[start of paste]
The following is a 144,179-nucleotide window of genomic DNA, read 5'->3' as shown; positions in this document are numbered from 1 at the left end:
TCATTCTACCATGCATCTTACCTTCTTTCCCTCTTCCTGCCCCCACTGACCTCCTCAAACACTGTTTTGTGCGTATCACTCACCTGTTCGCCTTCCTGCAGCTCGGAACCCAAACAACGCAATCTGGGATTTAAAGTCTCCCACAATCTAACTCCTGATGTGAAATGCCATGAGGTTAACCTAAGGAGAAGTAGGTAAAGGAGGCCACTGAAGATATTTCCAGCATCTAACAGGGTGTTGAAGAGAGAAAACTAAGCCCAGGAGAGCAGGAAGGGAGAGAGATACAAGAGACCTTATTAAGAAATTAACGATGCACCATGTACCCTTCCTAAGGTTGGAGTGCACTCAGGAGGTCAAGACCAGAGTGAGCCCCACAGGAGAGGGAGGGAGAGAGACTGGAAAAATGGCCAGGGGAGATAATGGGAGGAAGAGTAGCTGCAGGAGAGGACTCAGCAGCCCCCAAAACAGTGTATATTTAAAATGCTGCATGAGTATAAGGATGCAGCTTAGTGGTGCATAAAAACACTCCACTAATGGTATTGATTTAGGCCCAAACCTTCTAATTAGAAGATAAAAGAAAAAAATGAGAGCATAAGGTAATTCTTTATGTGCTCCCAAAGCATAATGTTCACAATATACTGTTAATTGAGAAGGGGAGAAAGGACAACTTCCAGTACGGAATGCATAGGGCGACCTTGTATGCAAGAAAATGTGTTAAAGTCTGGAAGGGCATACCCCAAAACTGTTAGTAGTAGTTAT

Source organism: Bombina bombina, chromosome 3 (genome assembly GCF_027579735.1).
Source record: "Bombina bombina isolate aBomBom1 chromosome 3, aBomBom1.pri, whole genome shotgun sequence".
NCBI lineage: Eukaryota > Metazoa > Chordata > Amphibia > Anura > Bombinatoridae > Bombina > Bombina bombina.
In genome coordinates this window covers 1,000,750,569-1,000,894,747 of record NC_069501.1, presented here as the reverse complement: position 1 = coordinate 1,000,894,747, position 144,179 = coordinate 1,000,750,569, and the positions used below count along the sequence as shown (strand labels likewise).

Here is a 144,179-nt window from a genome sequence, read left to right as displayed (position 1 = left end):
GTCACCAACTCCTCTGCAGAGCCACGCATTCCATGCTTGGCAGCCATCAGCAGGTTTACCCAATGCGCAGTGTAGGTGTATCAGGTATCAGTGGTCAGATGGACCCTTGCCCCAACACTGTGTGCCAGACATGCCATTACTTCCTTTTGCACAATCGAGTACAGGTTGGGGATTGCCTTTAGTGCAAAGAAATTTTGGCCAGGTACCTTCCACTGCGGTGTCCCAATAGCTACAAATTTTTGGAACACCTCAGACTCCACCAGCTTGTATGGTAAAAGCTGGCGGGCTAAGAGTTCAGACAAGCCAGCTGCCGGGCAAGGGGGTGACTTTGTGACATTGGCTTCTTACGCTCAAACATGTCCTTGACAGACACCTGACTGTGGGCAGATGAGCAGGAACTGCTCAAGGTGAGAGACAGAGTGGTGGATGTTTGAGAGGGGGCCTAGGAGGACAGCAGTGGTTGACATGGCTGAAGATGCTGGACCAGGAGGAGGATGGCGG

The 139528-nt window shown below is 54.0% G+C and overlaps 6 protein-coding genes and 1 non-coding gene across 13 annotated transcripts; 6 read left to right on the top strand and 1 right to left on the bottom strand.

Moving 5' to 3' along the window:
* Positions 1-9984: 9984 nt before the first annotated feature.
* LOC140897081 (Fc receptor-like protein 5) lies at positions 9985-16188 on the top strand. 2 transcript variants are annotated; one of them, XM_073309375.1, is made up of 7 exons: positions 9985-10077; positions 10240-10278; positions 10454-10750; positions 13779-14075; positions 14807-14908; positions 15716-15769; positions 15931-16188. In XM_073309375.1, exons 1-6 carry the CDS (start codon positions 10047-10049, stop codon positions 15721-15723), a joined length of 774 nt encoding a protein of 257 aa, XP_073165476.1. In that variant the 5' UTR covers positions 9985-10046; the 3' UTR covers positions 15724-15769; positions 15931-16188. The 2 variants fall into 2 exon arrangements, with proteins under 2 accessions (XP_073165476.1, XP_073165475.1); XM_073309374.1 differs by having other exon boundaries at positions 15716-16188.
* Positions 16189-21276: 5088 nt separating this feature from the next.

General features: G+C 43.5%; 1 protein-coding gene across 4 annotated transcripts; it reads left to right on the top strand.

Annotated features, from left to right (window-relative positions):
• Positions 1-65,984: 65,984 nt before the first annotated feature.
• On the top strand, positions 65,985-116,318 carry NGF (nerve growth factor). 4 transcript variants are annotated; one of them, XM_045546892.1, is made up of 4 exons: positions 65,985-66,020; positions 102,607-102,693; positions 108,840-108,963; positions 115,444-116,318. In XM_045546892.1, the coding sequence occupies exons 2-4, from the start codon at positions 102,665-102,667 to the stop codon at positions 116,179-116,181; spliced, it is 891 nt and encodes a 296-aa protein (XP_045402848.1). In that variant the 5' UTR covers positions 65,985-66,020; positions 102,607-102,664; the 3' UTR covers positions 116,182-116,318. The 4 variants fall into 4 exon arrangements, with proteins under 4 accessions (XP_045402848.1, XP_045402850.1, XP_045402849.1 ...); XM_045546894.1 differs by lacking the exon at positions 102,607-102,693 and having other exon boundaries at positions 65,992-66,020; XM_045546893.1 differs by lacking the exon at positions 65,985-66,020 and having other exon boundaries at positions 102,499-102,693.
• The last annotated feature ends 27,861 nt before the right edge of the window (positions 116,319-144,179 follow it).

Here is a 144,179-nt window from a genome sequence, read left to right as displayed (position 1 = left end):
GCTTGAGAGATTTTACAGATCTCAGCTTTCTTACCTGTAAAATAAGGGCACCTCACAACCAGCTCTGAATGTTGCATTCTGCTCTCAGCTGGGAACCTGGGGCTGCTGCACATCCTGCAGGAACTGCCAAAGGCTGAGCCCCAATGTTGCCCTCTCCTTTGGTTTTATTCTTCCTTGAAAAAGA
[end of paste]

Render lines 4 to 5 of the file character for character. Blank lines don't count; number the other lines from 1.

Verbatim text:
Source record: "Bombina bombina isolate aBomBom1 chromosome 3, aBomBom1.pri, whole genome shotgun sequence".
NCBI lineage: Eukaryota > Metazoa > Chordata > Amphibia > Anura > Bombinatoridae > Bombina > Bombina bombina.